Echo/Logics: Media Fields Journal Issue 6
New Submission Deadline: 15th May, 2012
Media Fields Journal is pleased to announce a forthcoming special issue dedicated to sound and space. Sound, discussed by thinkers as diverse as Theodor Adorno, Michel Chion, and Jonathan Sterne, has recently emerged as a crucial site for interdisciplinary examinations of media. Caught within disciplinary boundaries, sound runs the risk of becoming restricted; music is divorced from non-music, and noise, as a chaotic force, stands outside or disrupts either system. By asking how sound constructs, expands, and transforms space, we invite contributions from across disciplines, cultures, and media platforms that explore the wide range of sound’s intersections with spatial studies. The title of our issue invokes the Greek myth of Echo to emphasize the nymph’s ability not to sound, but to re-sound or reverberate. What is the relationship between sounding and resounding, spontaneous occurrence and recorded sound?
We are interested both in historical treatments that examine innovations in sound technology and in the theoretical and aesthetic analysis of aural montage, rhythm, and synchronicity/asynchronicity. We also seek to include works that address the construction of ideological and geographical boundaries through language and voice. Contributors are invited to explore acoustic architecture and ecology, and to examine how sound mediates our relationship with our immediate environment. In this issue, we want to engage lasting questions in film and cultural studies regarding the voice as embodied signifier, the gendered primacy of visuality, or ocular-centrism, in media, and the role of sound as interruption or subversion.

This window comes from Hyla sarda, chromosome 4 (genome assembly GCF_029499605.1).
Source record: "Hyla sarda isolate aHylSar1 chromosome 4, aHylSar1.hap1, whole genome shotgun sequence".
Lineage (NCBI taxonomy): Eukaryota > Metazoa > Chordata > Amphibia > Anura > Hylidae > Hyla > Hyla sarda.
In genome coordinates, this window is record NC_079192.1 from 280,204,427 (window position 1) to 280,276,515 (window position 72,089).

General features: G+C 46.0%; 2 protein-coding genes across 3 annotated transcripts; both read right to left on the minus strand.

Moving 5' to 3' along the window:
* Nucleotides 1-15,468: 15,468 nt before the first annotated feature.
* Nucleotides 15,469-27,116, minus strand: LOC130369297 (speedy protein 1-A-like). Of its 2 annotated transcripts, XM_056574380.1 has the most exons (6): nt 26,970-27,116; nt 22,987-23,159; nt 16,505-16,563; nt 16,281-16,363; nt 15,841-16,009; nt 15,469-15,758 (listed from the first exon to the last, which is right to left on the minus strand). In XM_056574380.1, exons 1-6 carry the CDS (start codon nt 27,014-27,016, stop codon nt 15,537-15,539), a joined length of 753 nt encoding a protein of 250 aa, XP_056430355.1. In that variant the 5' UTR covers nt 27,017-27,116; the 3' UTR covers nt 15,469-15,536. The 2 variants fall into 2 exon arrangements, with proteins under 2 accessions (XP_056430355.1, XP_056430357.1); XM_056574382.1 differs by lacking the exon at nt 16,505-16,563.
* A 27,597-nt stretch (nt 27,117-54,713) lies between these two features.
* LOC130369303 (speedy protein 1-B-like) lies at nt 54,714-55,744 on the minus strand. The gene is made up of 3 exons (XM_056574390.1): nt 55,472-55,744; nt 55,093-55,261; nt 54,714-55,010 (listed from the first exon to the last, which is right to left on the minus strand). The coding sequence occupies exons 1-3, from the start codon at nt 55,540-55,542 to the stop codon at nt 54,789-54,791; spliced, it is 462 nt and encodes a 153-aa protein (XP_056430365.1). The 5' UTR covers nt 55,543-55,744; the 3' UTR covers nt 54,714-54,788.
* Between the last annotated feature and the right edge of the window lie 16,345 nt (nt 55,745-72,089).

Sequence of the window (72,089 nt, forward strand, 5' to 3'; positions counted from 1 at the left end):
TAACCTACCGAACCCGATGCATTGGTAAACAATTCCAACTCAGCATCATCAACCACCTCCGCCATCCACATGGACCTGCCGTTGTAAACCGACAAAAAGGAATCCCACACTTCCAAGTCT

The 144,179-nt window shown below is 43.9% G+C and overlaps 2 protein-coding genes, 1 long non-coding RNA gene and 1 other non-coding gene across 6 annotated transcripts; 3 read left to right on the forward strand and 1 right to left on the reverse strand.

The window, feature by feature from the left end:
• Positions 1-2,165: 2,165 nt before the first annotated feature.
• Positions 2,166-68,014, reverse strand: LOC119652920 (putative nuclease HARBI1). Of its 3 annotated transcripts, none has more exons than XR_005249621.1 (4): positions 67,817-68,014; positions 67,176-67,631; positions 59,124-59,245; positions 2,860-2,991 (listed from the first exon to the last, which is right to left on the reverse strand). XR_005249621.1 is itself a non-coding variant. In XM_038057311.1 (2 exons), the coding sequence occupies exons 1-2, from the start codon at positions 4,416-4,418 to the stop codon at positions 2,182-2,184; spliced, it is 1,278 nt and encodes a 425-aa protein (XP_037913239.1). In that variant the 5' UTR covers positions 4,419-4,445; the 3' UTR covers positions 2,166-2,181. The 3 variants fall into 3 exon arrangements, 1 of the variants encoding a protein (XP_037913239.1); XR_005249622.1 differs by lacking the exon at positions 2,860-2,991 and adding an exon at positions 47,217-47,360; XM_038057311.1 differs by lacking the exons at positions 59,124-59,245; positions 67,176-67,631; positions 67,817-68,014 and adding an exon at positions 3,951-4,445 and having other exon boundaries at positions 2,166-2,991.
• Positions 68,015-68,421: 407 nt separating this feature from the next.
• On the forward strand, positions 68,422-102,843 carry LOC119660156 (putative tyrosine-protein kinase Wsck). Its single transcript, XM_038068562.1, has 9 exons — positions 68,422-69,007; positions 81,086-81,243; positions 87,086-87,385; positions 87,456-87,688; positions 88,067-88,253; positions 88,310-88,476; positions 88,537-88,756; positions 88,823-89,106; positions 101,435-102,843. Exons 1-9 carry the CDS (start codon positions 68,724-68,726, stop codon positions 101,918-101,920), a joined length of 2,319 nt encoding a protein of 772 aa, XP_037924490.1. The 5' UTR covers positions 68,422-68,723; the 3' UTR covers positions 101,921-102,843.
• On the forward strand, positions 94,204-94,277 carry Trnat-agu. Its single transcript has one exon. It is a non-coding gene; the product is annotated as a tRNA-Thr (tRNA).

We hope the issue will reflect the following questions and areas of interest, without becoming limited by them:
Does the study of sound cause a rethinking of space and time? If, following Henri Lefèbvre, rhythm comes from the interaction of a time, a place, and an expenditure of energy, does its quantification affect linear history? How does oral history restructure archival thinking? How are sound, the city, and architecture connected, and what is the role of noise pollution?
How do different sound technologies construct viewing space? How is viewing space constructed by live music or commentary (piano/orchestral accompaniment, benshi, live-tweeting, etc.)? How is sound embodied in space (the human voice)? How does recording the voice shift our understanding of language as embodiment? How do voices construct political or geographic space (speeches at protest events, GPS navigations systems)?
Does the history of animation require a different approach to the question of sound, particularly when visuals are synchronized to pre-existing sound? How have alternative animation traditions referencing sound as “visual music” been linked to sound technologies?Submissions might also address the role of new technologies of sound recording, distribution,editing, and storage, as well as fan-constructed alternative soundtracks and official DVD commentary tracks.
We invite essays of 1500-2500 words, digital art projects, and audio or video interviews exploring possible relations between sound and space. We encourage approaches to this topic from scholars in cinema and media studies, anthropology, architecture, art and art history, communication, ecology, geography, musicology, sociology, and other fields.
Feel free to contact issue co-editors, Maria Corrigan and Diana Pozo, with proposals and inquiries. Email submissions, proposals, and inquiries to email@example.com
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